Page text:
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Shakespeare’s oft-quoted line, “All’s fair in love and war,” may be true, but it shouldn’t be interpreted as license to do whatever we feel like—at least not if having a happy marriage is our goal. If you want to be happily wed, you will need to establish and follow some basic ground rules for resolving your differences. We might call this Fighting Fair.

When a man and woman join together in matrimony, differences will invariably arise, but like two coaches, two business heads, or two civic leaders, though their points of view may disagree sharply, they are still joined in a common goal, which is to promote and support their organization.

Likewise, in marriage, when disagreements arise, the end goal of spouses should be to resolve those differences in a way that will strengthen, not weaken their union. Yes, it can be challenging sometimes, very challenging, but that’s a truism of any worthy endeavor in life. No one rises to the top of their career without a continuous application of effort. And even then, one false step can undo years of dedicated work. It’s a delicate balance and one that requires constant vigilance, but the end product – a happy marriage – will yield dividends far beyond the efforts we put in.

It’s really not that complicated. In fact, all you need to do is agree on a few simple guidelines. Most couples find that this requires only three:

First, know that any healthy resolution of problems is going to require the participation of both spouses. One person alone can’t do it. You could liken it to two people carrying a stone; if one side lets go, the rock will surely fall – and falling rocks cause damage. Simply put, without a mutual desire to succeed as couple, the relationship has little hope of surviving.

The second rule requires that you not let your conflicts spill over into attacks on your partner. Sneers, criticisms, insults, “the silent treatment” and other ploys designed to hurt the other person will only intensify your differences and drive you further apart.
The third rule of Fighting Fair is to keep it private. Nobody wants their dirty laundry aired in front of others, and violating this rule becomes especially painful when our private affairs (and faults) are exposed by someone we love.

Of course, it will help tremendously if these rules are established early on, before bad habits have a chance to fester, but more importantly, spouses must honor not just the rules, but their intent as well. For instance, if one of the ground rules is to not shout at each other, and instead of shouting, one spouse walks out of the room in anger, it’s obvious to all that the rule – respecting the other person’s opinion – has been violated.

Once these three boundaries (working out problems together, showing respect towards each other, and keeping it private) have been established, the actual mechanics of problem solving can take any number of forms.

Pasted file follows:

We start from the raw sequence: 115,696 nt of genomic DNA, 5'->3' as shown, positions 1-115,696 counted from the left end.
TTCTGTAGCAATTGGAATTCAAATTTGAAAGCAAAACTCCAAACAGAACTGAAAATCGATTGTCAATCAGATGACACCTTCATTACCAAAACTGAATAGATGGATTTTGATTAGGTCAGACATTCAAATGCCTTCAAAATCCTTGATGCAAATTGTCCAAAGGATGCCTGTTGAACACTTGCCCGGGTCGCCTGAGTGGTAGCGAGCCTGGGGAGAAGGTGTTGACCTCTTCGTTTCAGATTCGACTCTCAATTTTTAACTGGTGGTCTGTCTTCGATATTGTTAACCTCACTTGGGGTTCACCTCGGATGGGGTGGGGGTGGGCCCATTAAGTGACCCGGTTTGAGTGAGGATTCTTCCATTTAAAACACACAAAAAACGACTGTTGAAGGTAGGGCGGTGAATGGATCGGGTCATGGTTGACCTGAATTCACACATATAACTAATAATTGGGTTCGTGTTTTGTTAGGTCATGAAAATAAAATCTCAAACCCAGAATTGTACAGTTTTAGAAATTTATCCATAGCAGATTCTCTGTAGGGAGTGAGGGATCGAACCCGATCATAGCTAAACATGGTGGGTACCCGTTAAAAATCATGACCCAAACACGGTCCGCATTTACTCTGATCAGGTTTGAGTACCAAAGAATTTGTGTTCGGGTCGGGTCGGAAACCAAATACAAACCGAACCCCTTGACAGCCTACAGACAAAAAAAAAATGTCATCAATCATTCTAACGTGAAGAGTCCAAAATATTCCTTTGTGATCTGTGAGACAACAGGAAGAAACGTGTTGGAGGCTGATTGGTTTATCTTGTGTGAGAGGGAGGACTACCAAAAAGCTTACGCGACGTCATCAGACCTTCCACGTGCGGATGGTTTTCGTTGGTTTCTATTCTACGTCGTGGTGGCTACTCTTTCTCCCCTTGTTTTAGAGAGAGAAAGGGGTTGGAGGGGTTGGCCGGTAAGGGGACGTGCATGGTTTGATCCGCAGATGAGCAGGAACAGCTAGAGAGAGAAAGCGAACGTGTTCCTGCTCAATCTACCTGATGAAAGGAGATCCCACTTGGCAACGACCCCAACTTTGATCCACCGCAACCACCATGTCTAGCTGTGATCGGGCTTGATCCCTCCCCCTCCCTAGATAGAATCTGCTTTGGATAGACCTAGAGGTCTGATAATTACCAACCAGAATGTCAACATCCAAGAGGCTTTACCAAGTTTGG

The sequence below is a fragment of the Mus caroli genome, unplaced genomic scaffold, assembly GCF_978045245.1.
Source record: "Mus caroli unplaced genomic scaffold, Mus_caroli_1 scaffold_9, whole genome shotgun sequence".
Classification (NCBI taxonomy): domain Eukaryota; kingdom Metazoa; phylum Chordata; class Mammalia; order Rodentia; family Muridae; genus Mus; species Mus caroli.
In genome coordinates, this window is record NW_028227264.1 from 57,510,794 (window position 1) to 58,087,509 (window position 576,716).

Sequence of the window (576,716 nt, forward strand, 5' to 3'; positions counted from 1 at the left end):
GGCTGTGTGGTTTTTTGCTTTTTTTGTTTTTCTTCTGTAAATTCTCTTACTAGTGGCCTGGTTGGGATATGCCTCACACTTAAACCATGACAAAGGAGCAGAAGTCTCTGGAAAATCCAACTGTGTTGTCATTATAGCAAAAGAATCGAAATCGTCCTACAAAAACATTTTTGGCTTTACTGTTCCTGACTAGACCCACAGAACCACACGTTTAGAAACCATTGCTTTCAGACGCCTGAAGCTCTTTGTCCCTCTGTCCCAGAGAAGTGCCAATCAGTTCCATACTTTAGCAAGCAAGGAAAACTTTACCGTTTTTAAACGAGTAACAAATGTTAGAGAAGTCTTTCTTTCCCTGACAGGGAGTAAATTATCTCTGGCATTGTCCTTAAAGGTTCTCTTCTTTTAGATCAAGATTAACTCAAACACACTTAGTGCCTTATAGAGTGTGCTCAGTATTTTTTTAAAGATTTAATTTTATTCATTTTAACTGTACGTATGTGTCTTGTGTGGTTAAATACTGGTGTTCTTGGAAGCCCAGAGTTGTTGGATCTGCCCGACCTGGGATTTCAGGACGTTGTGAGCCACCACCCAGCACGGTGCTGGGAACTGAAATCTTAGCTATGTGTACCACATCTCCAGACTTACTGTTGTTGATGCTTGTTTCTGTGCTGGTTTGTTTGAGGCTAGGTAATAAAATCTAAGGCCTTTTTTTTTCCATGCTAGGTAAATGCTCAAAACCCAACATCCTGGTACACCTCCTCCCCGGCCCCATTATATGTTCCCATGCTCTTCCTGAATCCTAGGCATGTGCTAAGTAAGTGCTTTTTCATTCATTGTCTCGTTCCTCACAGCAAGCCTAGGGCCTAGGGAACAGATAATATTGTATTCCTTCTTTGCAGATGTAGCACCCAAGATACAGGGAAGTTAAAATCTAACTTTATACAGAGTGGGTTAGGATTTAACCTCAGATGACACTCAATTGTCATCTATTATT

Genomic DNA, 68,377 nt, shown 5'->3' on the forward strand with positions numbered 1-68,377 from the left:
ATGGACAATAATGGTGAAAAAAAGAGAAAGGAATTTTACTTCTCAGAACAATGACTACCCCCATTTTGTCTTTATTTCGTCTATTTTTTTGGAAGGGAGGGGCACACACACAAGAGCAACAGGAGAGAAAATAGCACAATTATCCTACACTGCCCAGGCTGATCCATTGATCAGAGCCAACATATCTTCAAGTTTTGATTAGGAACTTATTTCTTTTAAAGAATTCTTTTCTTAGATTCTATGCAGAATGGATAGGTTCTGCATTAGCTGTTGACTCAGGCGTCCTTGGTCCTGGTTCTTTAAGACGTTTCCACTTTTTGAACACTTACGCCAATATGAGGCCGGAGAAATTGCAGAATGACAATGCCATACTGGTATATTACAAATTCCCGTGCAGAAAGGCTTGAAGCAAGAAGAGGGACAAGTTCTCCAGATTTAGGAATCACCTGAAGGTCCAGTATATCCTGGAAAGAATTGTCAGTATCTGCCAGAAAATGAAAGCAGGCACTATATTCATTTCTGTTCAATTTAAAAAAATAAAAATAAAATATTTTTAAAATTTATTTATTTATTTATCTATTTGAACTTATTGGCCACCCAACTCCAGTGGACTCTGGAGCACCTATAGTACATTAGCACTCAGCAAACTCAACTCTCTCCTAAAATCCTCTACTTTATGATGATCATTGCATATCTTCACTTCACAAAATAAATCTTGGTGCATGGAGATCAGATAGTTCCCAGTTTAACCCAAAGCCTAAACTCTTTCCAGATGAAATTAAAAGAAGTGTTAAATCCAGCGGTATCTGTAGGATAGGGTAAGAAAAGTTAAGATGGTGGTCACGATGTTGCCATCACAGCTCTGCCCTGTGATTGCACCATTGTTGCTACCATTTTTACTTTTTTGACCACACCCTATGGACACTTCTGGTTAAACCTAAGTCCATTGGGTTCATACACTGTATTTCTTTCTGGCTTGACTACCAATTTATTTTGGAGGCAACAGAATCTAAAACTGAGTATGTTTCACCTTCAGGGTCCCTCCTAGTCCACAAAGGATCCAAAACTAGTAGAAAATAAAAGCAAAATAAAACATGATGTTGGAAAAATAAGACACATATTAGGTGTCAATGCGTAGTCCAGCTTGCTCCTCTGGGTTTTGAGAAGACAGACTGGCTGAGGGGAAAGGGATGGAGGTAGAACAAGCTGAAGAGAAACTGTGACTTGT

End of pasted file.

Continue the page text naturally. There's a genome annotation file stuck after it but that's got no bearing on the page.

For example, one couple agreed on the day they married never to go to sleep until every disagreement between them had been resolved. “We found that we both liked our sleep and learned early on to resolve our differences quickly,” said the smiling wife of her marriage 63 years strong.

Another couple made a rule to go for a walk when things got heated and avoid looking at each other while they talked things out. “One of the things that attracted me to my wife was the fact that she was a mediation attorney,” said the husband. “Before we married, she laid out plan for us to resolve our differences and those rules have kept us on an even keel for 14 years!”

A third couple agreed from the onset that they would never, under any circumstances, divorce. That security alone gave the couple the courage they needed to confront every problem, knowing that no matter how great their disagreements, the marriage itself was safe.

Fighting isn’t necessarily bad. In fact, it can make the marriage bond even stronger, if done in a healthy manner: the greater the history of successful resolutions, the greater the chances of resolving the next one, when it arises. On the other hand, if your fighting is done in an unhealthy manner, the better solution may be to simply walk away. The end result will likely be the same, and you will have saved yourselves a lot of grief in the process.


About the Author

James Bardot, author of Angry Divorcés Anonymous, has founded several companies, holds two patents, and has worked as a private investor and business coach. Recently, he served on the Executive Committee of Tech Coast Angels, the nation’s leading group of private investors in technology startup ventures. After two unsuccessful marriages, James turned his attention to bringing greater public awareness to the preventable damage caused by divorce and helping couples find the happiness they seek. He conducts workshops and is available for speaking engagements. James is the devoted father of three boys and lives in Southern California. For more information, visit www.angrydivorces.com.   

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